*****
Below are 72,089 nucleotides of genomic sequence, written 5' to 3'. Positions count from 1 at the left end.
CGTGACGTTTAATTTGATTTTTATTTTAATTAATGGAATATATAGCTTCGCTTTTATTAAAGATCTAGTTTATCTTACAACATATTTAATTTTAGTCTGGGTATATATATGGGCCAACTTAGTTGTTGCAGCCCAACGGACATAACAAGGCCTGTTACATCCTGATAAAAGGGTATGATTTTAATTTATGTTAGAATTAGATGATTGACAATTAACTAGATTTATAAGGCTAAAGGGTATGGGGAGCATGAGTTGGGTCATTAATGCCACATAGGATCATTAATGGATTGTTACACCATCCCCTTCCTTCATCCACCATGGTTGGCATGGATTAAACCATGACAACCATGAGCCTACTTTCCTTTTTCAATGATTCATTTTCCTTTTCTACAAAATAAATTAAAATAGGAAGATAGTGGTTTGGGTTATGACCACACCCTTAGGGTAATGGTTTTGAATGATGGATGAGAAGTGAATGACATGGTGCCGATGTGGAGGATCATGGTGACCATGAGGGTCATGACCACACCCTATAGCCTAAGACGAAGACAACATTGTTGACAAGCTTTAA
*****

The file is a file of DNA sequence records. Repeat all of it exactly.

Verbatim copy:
Below are 72,089 nucleotides of genomic sequence, written 5' to 3'. Positions count from 1 at the left end.
CGTGACGTTTAATTTGATTTTTATTTTAATTAATGGAATATATAGCTTCGCTTTTATTAAAGATCTAGTTTATCTTACAACATATTTAATTTTAGTCTGGGTATATATATGGGCCAACTTAGTTGTTGCAGCCCAACGGACATAACAAGGCCTGTTACATCCTGATAAAAGGGTATGATTTTAATTTATGTTAGAATTAGATGATTGACAATTAACTAGATTTATAAGGCTAAAGGGTATGGGGAGCATGAGTTGGGTCATTAATGCCACATAGGATCATTAATGGATTGTTACACCATCCCCTTCCTTCATCCACCATGGTTGGCATGGATTAAACCATGACAACCATGAGCCTACTTTCCTTTTTCAATGATTCATTTTCCTTTTCTACAAAATAAATTAAAATAGGAAGATAGTGGTTTGGGTTATGACCACACCCTTAGGGTAATGGTTTTGAATGATGGATGAGAAGTGAATGACATGGTGCCGATGTGGAGGATCATGGTGACCATGAGGGTCATGACCACACCCTATAGCCTAAGACGAAGACAACATTGTTGACAAGCTTTAA